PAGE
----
In the wake of COVID-19 worldwide, the food industry has been badly hit. The major disruption caused by the epidemic have led to closure of manufacturing units, storage facilities and dine-in outlets across India. Job cuts and disorderliness in the supply chain system has further aggravated the condition.

According to an estimate, it will take minimum one year for India’s 1.5 lakh crores organised restaurant business to recover and respond to COVID-19 pandemic. Adding to the woe is the worsening scenario and slow recovery rate of the horticulture farmers, food processors, dairy producers, logistics and suppliers, and delivery partners.

A staggering decline in bulk industry demand has also hit unorganised food producers the hardest. Even the key industry players are seeing a negative debt equity ratio of over 2x with a poor net worth. To manage constraints in cash flows and liquidity, many food businesses are already seeking rental deferments or concessions.

Thankfully, firms have re-imagined and re-engineered their processes in a short period of time, working harder to respond to current changes, implement safety & hygiene measures, and feed the nation. In this scenario, it is important to develop a definitive plan for recovery that will help companies to adapt to the pandemic situation at a rapid pace.

Protecting Food Production Capacity

In the short term, the recovery path should aim at protecting the country’s food production capacity. This would enable the domestic farming, production, processing, and foodservice sectors to address their operational & cost challenges and revive from the pandemic. In the long term, the Government has to reverse its regulations on food and drink, focusing more on improving “self-sufficiency in food.”

To address the challenges of significant trade deficit – primarily affected due to COVID-19 disruptions globally – the government should now focus on producing a majority of its food in the country. This would require huge investments but the societal and economic gains are significant.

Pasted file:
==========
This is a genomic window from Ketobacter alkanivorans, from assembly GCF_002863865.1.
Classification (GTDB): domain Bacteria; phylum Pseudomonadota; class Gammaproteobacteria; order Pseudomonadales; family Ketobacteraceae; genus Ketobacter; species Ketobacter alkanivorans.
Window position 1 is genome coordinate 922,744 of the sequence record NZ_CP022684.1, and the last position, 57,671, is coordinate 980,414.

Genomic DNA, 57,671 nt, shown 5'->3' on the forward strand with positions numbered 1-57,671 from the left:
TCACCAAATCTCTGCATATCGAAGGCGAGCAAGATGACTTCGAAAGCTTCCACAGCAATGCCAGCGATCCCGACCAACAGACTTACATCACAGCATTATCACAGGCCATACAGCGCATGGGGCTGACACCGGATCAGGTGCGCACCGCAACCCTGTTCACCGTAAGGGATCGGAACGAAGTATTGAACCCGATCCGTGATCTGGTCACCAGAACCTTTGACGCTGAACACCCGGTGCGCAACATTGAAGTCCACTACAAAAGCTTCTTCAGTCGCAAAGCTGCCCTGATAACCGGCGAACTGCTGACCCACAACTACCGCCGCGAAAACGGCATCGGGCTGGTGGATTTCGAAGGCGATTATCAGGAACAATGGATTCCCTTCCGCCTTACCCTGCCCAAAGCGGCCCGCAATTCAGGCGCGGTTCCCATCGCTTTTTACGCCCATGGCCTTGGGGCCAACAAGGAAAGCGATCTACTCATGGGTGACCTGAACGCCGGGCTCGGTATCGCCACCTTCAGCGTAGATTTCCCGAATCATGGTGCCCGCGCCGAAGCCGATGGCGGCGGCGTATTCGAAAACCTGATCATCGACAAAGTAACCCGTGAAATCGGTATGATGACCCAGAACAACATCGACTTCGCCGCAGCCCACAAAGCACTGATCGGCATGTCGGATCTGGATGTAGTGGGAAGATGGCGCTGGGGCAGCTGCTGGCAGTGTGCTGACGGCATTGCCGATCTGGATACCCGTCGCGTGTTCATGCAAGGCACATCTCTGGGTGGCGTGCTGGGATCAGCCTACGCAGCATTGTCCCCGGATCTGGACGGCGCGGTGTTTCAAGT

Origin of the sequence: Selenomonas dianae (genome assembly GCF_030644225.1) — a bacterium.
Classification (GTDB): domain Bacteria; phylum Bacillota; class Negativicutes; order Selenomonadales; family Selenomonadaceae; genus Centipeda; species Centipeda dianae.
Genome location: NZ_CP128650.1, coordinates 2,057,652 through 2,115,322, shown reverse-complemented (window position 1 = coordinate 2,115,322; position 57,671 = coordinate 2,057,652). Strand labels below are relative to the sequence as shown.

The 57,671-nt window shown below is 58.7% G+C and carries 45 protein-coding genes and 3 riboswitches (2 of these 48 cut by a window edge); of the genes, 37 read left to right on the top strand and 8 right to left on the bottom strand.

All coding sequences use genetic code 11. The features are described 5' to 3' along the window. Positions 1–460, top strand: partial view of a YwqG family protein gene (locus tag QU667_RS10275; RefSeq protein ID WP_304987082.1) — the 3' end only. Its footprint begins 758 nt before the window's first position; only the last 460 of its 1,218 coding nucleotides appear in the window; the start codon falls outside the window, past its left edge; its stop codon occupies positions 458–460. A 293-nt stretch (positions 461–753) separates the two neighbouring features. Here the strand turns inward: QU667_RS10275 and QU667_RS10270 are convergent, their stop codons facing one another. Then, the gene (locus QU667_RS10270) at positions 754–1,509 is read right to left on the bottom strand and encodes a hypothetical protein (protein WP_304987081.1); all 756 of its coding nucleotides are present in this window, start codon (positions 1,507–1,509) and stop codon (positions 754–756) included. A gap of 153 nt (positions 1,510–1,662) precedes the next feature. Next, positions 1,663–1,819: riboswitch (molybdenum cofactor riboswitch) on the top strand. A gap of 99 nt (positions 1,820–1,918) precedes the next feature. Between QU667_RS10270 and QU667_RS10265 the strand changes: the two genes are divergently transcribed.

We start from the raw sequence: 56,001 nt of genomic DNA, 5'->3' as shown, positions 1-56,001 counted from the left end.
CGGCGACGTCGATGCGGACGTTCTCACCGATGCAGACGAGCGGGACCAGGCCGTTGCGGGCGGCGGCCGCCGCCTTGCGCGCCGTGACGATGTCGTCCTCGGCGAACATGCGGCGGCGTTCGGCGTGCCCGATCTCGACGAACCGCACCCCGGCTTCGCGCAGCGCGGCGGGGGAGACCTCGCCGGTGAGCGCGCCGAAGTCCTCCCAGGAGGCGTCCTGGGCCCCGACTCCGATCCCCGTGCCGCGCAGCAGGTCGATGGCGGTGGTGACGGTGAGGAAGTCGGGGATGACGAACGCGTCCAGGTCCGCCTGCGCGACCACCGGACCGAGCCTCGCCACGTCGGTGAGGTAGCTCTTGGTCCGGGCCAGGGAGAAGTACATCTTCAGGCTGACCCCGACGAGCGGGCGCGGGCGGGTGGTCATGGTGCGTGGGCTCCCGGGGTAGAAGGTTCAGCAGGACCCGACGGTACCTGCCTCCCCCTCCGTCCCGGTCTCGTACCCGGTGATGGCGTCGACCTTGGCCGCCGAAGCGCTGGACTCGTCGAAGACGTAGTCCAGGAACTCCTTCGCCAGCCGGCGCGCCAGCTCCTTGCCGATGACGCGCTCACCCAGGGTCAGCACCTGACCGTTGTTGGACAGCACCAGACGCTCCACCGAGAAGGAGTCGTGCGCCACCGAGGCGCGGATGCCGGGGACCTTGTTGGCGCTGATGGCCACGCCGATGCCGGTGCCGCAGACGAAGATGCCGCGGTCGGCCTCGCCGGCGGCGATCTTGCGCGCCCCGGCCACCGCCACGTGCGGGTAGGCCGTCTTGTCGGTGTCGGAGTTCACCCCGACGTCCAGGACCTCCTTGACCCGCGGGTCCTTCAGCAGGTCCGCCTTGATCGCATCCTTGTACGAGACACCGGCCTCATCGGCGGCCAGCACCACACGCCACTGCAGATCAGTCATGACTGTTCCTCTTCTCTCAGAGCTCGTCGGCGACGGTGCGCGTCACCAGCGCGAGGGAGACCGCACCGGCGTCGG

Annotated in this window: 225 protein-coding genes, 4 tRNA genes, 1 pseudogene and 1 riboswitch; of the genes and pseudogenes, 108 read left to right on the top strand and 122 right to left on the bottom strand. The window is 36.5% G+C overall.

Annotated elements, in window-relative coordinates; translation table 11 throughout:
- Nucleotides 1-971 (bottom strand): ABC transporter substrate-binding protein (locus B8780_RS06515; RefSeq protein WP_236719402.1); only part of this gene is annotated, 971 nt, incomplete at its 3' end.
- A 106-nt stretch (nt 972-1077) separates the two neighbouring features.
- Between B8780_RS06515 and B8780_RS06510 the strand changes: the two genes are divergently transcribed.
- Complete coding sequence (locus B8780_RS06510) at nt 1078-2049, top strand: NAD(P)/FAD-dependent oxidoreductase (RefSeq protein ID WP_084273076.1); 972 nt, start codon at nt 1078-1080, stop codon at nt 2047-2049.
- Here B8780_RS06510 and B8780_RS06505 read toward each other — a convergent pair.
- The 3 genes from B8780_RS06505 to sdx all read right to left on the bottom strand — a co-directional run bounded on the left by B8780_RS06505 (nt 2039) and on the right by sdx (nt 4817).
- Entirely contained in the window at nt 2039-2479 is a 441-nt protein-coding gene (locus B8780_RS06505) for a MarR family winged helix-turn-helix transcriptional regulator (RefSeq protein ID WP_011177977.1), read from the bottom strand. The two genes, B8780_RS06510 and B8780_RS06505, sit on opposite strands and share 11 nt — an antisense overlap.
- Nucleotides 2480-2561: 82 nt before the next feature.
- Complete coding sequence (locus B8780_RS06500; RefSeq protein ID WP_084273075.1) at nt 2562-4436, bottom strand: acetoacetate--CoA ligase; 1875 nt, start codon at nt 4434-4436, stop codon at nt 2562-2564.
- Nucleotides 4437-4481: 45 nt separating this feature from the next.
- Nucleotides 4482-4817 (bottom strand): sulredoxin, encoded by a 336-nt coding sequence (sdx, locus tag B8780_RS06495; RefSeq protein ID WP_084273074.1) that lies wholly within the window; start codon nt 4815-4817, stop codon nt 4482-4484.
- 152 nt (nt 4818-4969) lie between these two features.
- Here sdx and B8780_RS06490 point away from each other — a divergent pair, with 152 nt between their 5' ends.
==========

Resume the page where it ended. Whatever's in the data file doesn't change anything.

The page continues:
Implementing High Standards of Cleanliness & Hygiene

From farming to food production, processing, storage, supply and dine-in, businesses now need to implement effective social distancing & hygiene strategies. Some sectors need to completely transform their business model to cater to changing consumer behaviour and government norms. Of course, this would mean reduced work hours, less labourers, lower operational levels, and better cleanliness systems.

As consumers are emphasising more on contactless delivery and greater hygiene, cost will increase. However, in the long run, this will help respond to the coronavirus pandemic and recover effectively. An example of implementing safe and hygiene measures in the dine-in segment is changing menus to include combo meals and comfort food. Change in sitting arrangements, keeping social distancing in mind, is another aspect.

The overall objective of the food industry should be to focus on healthy products, hygiene maintenance, and safe deliveries.

Minimising Loss of Production & Profitability through Support

Due to global coronavirus pandemic, subsequent lockdowns and changes in demands, the domestic farming, manufacturing/processing and supply chain have witnessed significant loss. These losses can be minimised through government support for at least 6-12 months. For farmers, this can be in the form of aids like price support or productivity training. Support schemes should be implemented to aid supply for seasoned labourers, improving production and reducing costs for the time being.

For food production/processing and supply chain units, support should be in the form of maintenance and recovery. The government should implement and regulate definitive steps to help food businesses maintain liquidity and overcome from their losses. These will involve high deferral costs in the short run, but will be recovered over time.

From Dine-in to Delivery…Make the Shift

The hotel & restaurant business has been worst hit due to the coronavirus pandemic. Despite ongoing “unlock” phases, restaurateurs are seeing major losses and operational challenges as consumers have become more cautious about discretionary spends amid this tough time. Additionally, people are still apprehensive about visiting restaurants in the light of contamination and hygiene factors.

On the other hand, restaurants are facing a tough competition from the “home delivery” segment as more people are now ordering food online than dine-in. According to industry experts, this trend will continue for few more months and restaurants have to rethink their business strategies and respond to COVID-19 situation.

Some of the recovery measures they can take are – catering to customers’ food demand through online ordering and home delivery and remodelling their structure to meet mandatory hygiene standards.

Conclusion

The food industry’s recovery path through COVID-19 is a combined initiative of the government and the business alike. In their endeavour, Lindstrom India plays an integral role by providing professional workwear rental services. Our workwear are ideally designed to support the food industry applications, ensure safety, prevent contamination, and maintain high standards of quality. Through expert cleanroom services, we ensure that only 100% clean, disinfected and safe workwear reach your business.